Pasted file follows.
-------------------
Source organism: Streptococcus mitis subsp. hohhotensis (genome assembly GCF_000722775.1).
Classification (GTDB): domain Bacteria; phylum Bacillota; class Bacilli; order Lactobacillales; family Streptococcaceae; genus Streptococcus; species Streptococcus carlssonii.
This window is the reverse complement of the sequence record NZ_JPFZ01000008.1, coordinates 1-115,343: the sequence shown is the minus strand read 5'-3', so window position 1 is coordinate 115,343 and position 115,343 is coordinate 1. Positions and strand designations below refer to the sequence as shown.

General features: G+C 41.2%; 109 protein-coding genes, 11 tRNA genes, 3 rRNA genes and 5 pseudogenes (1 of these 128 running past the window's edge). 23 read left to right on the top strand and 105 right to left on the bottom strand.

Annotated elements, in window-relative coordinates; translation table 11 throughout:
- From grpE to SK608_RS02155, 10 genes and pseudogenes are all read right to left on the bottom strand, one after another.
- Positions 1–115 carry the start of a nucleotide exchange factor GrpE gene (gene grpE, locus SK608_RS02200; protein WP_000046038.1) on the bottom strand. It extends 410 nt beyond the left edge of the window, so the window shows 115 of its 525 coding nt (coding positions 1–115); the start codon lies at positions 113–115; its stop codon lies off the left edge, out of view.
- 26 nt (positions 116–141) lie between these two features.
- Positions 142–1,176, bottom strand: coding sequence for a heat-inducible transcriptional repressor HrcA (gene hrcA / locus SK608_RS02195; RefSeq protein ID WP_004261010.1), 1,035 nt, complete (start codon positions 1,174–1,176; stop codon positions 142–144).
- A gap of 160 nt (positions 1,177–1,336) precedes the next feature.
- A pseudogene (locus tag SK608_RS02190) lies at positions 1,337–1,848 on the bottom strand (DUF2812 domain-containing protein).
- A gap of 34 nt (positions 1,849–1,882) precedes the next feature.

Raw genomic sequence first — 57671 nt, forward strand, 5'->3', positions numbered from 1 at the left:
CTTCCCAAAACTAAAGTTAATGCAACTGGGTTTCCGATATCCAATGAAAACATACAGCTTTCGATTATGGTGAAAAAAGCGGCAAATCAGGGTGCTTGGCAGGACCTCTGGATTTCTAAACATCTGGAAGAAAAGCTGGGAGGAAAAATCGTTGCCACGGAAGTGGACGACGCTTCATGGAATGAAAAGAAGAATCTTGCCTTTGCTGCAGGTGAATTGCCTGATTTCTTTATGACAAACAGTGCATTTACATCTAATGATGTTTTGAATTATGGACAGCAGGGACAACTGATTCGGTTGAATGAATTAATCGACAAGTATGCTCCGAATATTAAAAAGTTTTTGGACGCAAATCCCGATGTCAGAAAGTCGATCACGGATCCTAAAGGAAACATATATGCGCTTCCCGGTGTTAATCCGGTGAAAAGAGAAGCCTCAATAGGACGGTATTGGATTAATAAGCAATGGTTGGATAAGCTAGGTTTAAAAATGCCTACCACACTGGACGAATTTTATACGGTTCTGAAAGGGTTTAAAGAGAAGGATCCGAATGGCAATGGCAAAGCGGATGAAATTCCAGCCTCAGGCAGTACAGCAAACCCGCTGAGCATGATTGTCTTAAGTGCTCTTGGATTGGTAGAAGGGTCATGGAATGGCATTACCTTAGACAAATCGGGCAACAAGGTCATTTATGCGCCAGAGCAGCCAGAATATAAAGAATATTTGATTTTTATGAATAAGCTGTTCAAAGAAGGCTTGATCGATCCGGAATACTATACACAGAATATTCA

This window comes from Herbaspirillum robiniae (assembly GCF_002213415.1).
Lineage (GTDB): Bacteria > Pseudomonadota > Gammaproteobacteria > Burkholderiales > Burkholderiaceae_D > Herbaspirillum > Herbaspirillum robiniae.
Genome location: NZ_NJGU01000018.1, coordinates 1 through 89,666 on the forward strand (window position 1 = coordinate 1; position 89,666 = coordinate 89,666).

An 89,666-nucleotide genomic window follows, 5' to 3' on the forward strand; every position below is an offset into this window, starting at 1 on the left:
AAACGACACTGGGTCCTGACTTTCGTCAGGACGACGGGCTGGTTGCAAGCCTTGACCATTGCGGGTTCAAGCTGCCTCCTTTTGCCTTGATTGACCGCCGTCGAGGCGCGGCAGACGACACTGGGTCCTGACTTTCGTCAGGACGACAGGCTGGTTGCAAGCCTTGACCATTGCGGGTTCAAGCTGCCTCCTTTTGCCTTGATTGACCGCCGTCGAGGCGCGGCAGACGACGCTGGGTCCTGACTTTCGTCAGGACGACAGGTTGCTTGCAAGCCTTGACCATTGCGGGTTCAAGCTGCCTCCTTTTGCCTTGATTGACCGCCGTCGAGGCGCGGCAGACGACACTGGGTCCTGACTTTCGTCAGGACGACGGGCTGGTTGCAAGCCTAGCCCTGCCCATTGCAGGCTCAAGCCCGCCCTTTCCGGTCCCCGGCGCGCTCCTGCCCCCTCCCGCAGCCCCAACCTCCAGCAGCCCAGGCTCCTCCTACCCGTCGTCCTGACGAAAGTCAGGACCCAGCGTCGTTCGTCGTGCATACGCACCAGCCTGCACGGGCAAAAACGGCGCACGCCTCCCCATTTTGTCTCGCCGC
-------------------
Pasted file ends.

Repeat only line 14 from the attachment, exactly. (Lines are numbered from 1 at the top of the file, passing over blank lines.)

CTTCCCAAAACTAAAGTTAATGCAACTGGGTTTCCGATATCCAATGAAAACATACAGCTTTCGATTATGGTGAAAAAAGCGGCAAATCAGGGTGCTTGGCAGGACCTCTGGATTTCTAAACATCTGGAAGAAAAGCTGGGAGGAAAAATCGTTGCCACGGAAGTGGACGACGCTTCATGGAATGAAAAGAAGAATCTTGCCTTTGCTGCAGGTGAATTGCCTGATTTCTTTATGACAAACAGTGCATTTACATCTAATGATGTTTTGAATTATGGACAGCAGGGACAACTGATTCGGTTGAATGAATTAATCGACAAGTATGCTCCGAATATTAAAAAGTTTTTGGACGCAAATCCCGATGTCAGAAAGTCGATCACGGATCCTAAAGGAAACATATATGCGCTTCCCGGTGTTAATCCGGTGAAAAGAGAAGCCTCAATAGGACGGTATTGGATTAATAAGCAATGGTTGGATAAGCTAGGTTTAAAAATGCCTACCACACTGGACGAATTTTATACGGTTCTGAAAGGGTTTAAAGAGAAGGATCCGAATGGCAATGGCAAAGCGGATGAAATTCCAGCCTCAGGCAGTACAGCAAACCCGCTGAGCATGATTGTCTTAAGTGCTCTTGGATTGGTAGAAGGGTCATGGAATGGCATTACCTTAGACAAATCGGGCAACAAGGTCATTTATGCGCCAGAGCAGCCAGAATATAAAGAATATTTGATTTTTATGAATAAGCTGTTCAAAGAAGGCTTGATCGATCCGGAATACTATACACAGAATATTCA